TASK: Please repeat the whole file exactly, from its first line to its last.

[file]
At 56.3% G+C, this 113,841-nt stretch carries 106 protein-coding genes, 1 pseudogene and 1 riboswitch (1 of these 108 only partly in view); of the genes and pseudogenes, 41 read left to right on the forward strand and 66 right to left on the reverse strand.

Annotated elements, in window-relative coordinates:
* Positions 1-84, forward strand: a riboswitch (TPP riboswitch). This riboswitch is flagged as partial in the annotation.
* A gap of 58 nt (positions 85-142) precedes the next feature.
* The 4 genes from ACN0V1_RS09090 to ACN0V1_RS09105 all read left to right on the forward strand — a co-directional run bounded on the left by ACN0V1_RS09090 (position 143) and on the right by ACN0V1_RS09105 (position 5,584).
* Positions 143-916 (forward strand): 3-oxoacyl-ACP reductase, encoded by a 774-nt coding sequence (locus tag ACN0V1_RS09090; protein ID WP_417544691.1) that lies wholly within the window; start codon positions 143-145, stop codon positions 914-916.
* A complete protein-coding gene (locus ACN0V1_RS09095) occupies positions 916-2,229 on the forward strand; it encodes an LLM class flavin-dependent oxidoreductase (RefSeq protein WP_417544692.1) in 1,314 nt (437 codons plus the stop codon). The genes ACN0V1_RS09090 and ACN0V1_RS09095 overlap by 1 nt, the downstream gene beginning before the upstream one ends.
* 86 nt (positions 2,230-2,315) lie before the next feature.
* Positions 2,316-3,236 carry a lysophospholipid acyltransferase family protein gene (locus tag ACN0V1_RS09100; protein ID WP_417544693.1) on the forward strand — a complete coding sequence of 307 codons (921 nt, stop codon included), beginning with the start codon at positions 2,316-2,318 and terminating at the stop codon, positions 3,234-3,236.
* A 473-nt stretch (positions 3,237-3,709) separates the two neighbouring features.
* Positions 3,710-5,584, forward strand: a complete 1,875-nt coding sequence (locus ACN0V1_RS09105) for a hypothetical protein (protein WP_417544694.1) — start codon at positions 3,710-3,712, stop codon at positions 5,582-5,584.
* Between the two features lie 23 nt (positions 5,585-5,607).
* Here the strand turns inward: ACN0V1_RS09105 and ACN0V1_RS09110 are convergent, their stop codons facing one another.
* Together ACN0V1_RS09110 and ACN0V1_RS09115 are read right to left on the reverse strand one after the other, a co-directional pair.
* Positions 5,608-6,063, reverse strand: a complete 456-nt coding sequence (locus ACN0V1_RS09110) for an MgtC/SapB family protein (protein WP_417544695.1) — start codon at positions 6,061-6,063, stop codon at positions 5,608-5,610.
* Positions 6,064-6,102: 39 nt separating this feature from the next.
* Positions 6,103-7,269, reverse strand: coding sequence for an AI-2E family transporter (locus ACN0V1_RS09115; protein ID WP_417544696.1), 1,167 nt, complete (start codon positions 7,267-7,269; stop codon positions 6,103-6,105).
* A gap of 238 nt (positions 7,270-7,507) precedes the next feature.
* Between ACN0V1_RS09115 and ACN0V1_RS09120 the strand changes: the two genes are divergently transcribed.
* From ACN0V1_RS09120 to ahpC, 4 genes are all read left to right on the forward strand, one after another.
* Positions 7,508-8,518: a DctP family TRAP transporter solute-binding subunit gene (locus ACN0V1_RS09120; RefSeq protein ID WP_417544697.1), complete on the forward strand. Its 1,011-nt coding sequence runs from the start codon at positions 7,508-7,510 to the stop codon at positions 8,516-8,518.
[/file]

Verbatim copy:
At 56.3% G+C, this 113,841-nt stretch carries 106 protein-coding genes, 1 pseudogene and 1 riboswitch (1 of these 108 only partly in view); of the genes and pseudogenes, 41 read left to right on the forward strand and 66 right to left on the reverse strand.

Annotated elements, in window-relative coordinates:
* Positions 1-84, forward strand: a riboswitch (TPP riboswitch). This riboswitch is flagged as partial in the annotation.
* A gap of 58 nt (positions 85-142) precedes the next feature.
* The 4 genes from ACN0V1_RS09090 to ACN0V1_RS09105 all read left to right on the forward strand — a co-directional run bounded on the left by ACN0V1_RS09090 (position 143) and on the right by ACN0V1_RS09105 (position 5,584).
* Positions 143-916 (forward strand): 3-oxoacyl-ACP reductase, encoded by a 774-nt coding sequence (locus tag ACN0V1_RS09090; protein ID WP_417544691.1) that lies wholly within the window; start codon positions 143-145, stop codon positions 914-916.
* A complete protein-coding gene (locus ACN0V1_RS09095) occupies positions 916-2,229 on the forward strand; it encodes an LLM class flavin-dependent oxidoreductase (RefSeq protein WP_417544692.1) in 1,314 nt (437 codons plus the stop codon). The genes ACN0V1_RS09090 and ACN0V1_RS09095 overlap by 1 nt, the downstream gene beginning before the upstream one ends.
* 86 nt (positions 2,230-2,315) lie before the next feature.
* Positions 2,316-3,236 carry a lysophospholipid acyltransferase family protein gene (locus tag ACN0V1_RS09100; protein ID WP_417544693.1) on the forward strand — a complete coding sequence of 307 codons (921 nt, stop codon included), beginning with the start codon at positions 2,316-2,318 and terminating at the stop codon, positions 3,234-3,236.
* A 473-nt stretch (positions 3,237-3,709) separates the two neighbouring features.
* Positions 3,710-5,584, forward strand: a complete 1,875-nt coding sequence (locus ACN0V1_RS09105) for a hypothetical protein (protein WP_417544694.1) — start codon at positions 3,710-3,712, stop codon at positions 5,582-5,584.
* Between the two features lie 23 nt (positions 5,585-5,607).
* Here the strand turns inward: ACN0V1_RS09105 and ACN0V1_RS09110 are convergent, their stop codons facing one another.
* Together ACN0V1_RS09110 and ACN0V1_RS09115 are read right to left on the reverse strand one after the other, a co-directional pair.
* Positions 5,608-6,063, reverse strand: a complete 456-nt coding sequence (locus ACN0V1_RS09110) for an MgtC/SapB family protein (protein WP_417544695.1) — start codon at positions 6,061-6,063, stop codon at positions 5,608-5,610.
* Positions 6,064-6,102: 39 nt separating this feature from the next.
* Positions 6,103-7,269, reverse strand: coding sequence for an AI-2E family transporter (locus ACN0V1_RS09115; protein ID WP_417544696.1), 1,167 nt, complete (start codon positions 7,267-7,269; stop codon positions 6,103-6,105).
* A gap of 238 nt (positions 7,270-7,507) precedes the next feature.
* Between ACN0V1_RS09115 and ACN0V1_RS09120 the strand changes: the two genes are divergently transcribed.
* From ACN0V1_RS09120 to ahpC, 4 genes are all read left to right on the forward strand, one after another.
* Positions 7,508-8,518: a DctP family TRAP transporter solute-binding subunit gene (locus ACN0V1_RS09120; RefSeq protein ID WP_417544697.1), complete on the forward strand. Its 1,011-nt coding sequence runs from the start codon at positions 7,508-7,510 to the stop codon at positions 8,516-8,518.